He wasn’t the only driver to have crashed as it poured during his 145th lap.
The race was red flagged and wound back a lap to allow Richards and a young Mark Skaife to come first.
They beat Dick Johnson and John Bowe in a Ford Sierra, angering the crowd.
The Kiwi champion gave them his unvarnished opinion.
Top Bathurst Winners
Peter Brock – nine times
Jim Richards – seven times
Larry Perkins and Mark Skaife – six times
Craig Lowndes – five times
Bob Jane, Harry Firth, Allan Moffat and Grey Murphy – four times
Dick Johnson and Jamie Whincup – three times
‘I’m just really stunned for words, I can’t believe the reception,’ he said.
‘I thought Australian race fans had a lot more to go than this, this is bloody disgraceful.
‘I’ll keep racing but I tell you what this is going to remain with me for a long time.
‘You’re a pack of a***holes.’
A year earlier, Richards and Skaife had made history as the first, and to date only, Bathurst 1000 victors to have won in a Nissan.
They were also the last winners to be sponsored by a cigarette company – in their case, Winfield.
Peter Brock famously drove his A9X Torana six whole laps ahead of the competition in 1979 and despite his lead he pushed on and broke the Mt. Panorama lap record on the final lap
The vegan Holden legend who won nine Bathurst titles during the 1970s and 1980s is synonymous with Australian touring car racing.
Peter Brock, who died during a crash in 2006, triumphed on the mountain four times in a Torana and took line honours on another five occasions in a Commodore.
Brock’s record has never been beaten and it earned him the title of ‘King of the Mountain’ and turned him into an Australian hero.
The racing legend famously drove his A9X Torana six whole laps ahead of the competition in 1979 and despite his lead he pushed on and broke the Mt. Panorama lap record on the final lap – setting the crowd on fire.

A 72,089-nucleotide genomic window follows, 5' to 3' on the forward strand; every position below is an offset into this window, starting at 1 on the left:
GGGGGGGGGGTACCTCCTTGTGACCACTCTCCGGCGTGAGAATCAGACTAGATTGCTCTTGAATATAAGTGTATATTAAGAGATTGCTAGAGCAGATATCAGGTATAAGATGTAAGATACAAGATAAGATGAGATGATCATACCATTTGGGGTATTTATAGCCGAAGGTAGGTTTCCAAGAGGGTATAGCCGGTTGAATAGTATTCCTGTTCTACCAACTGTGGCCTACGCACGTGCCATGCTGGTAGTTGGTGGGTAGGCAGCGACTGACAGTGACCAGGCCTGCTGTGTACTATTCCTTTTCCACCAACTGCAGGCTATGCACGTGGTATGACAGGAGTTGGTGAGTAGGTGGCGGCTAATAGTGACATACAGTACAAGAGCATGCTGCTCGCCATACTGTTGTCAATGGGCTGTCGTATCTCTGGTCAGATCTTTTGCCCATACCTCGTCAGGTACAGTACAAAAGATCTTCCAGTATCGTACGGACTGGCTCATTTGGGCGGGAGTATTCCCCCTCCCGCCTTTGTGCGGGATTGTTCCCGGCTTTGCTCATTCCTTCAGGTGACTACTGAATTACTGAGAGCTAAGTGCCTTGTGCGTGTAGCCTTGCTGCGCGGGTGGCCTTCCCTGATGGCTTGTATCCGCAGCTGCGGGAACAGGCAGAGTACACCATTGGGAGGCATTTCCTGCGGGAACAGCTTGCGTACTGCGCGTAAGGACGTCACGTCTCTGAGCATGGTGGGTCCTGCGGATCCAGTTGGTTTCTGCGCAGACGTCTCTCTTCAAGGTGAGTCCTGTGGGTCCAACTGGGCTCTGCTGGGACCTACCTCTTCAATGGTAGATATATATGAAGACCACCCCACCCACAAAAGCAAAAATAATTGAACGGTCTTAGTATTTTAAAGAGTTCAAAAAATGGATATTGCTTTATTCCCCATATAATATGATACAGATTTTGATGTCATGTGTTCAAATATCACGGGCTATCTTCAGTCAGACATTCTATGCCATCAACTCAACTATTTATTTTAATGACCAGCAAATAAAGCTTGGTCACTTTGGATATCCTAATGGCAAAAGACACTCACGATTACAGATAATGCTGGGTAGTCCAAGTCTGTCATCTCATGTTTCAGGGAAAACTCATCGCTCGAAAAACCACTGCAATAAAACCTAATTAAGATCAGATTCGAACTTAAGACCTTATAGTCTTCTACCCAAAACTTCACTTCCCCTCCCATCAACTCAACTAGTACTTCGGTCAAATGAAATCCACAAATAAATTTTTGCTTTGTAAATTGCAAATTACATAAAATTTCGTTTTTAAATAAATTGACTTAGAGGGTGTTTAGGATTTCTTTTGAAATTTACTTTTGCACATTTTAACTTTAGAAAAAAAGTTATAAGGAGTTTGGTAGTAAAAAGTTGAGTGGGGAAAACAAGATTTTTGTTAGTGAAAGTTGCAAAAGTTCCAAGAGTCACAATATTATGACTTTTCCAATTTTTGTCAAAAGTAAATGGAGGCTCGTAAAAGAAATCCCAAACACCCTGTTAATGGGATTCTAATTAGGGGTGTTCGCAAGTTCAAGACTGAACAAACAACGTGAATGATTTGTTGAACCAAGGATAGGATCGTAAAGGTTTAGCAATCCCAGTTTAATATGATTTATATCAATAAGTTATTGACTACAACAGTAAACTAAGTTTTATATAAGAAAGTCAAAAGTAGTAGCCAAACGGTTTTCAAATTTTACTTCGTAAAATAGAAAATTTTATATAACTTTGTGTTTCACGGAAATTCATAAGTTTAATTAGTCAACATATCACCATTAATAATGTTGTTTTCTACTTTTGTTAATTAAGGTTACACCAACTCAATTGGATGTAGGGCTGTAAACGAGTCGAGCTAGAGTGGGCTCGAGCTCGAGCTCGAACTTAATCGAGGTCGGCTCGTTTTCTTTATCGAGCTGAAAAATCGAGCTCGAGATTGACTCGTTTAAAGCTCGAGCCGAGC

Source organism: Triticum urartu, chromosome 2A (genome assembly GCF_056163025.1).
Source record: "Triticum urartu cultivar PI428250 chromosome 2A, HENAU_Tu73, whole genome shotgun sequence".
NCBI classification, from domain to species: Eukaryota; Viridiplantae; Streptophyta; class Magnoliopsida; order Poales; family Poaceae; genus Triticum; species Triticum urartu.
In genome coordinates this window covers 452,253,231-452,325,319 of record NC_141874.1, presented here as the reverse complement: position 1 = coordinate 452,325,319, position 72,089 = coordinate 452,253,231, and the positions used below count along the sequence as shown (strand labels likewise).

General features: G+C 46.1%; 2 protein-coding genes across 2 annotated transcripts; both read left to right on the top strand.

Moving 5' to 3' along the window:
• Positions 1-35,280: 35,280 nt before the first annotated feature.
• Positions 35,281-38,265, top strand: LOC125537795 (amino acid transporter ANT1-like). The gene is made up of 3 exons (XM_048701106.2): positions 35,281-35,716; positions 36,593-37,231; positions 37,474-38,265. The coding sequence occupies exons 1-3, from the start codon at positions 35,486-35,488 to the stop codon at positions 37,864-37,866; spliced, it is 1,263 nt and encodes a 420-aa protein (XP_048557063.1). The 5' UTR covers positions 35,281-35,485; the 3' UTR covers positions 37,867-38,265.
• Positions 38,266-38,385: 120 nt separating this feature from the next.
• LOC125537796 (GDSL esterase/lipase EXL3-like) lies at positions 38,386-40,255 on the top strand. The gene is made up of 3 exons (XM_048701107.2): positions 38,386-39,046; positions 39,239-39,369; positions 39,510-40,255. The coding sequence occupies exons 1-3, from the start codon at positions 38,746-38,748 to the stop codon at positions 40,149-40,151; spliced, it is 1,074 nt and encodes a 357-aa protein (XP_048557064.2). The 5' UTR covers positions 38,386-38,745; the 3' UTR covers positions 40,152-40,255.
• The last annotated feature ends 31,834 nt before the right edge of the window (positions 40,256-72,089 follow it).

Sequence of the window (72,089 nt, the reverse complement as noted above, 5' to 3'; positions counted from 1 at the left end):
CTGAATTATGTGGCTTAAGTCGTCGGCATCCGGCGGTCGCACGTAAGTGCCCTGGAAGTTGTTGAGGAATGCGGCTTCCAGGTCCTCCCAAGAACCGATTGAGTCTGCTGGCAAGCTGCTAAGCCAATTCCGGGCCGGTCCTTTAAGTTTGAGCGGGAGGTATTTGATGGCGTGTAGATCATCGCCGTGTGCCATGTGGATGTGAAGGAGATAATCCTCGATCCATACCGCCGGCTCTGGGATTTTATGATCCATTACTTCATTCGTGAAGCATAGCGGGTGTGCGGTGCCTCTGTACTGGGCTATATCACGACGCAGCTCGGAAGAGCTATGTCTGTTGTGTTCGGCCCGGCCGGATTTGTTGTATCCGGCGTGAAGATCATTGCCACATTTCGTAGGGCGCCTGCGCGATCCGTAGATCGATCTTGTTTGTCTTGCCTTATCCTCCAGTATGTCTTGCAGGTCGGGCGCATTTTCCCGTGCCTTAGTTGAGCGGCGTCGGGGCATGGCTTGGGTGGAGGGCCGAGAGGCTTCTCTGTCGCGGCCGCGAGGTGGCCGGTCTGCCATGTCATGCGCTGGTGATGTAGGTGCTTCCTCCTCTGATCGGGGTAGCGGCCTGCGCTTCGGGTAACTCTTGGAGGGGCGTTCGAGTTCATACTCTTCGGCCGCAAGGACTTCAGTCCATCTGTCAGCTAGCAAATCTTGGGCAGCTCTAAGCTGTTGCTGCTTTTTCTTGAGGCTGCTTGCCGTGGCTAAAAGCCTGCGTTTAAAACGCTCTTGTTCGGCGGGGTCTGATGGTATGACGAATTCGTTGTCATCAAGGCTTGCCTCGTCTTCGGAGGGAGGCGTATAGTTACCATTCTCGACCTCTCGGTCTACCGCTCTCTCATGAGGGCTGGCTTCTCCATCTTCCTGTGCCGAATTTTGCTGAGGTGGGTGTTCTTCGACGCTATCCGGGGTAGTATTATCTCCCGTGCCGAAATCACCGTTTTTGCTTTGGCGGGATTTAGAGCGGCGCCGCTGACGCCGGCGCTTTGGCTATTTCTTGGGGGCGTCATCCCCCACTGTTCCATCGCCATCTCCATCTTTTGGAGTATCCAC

The beloved Ford man that established the legend team now known as DJR Team Penske is often remembered for the race that he didn’t win.
Johnson had gotten himself into serious debt to build a competitive car and not long into the race the underdog held a 40 second lead.
As he made his way up the mountain Johnson rounded a blind corner when a truck had been sent out onto the track to collect a football size rock that a fan has dislodged or thrown from the hill.
With no where else to go but into the back of the truck Johnson chose the rock -completely destroying his car and potentially his career.
After a shattered Johnson broken down on TV, Australians were soon opening their hearts and wallets to raise money for the racer to complete his dream.
Ford Australia matched every dollar donated to Johnson and he went on to win the championship and Bathurst the following year in a classic story of an underdog winning the fight.
In 2018 the highly talent David Reynolds was running in first place with the end is sight when a vicious leg cramp left him unable to finish the race
A more modern tragedy took place in 2018, when the highly talented David Reynolds was running in first place with the end is sight when his race suddenly started to fall apart.
A vicious cramp crept through his breaking leg but with Craig Lowndes close behind, Reynolds did not want to throw away their winning position by taking the time to switch drivers.
The leg crap led to further mistakes and a shocked crowd watched as he was slowly overtaken by Lowndes simply because Reynolds was not able to supply enough of the 100 plus kilos of pressure to the brake pedal required.
Reynolds was seen limping back to the pits, beyond devastated he wasn’t able to complete a back-to-back Bathurst win.
The leg crap led to further mistakes and a shocked crowd watched as he was slowly overtaken by Lowndes simply because Reynolds was not able to supply enough of the 100 plus kilos of pressure to the brake pedal required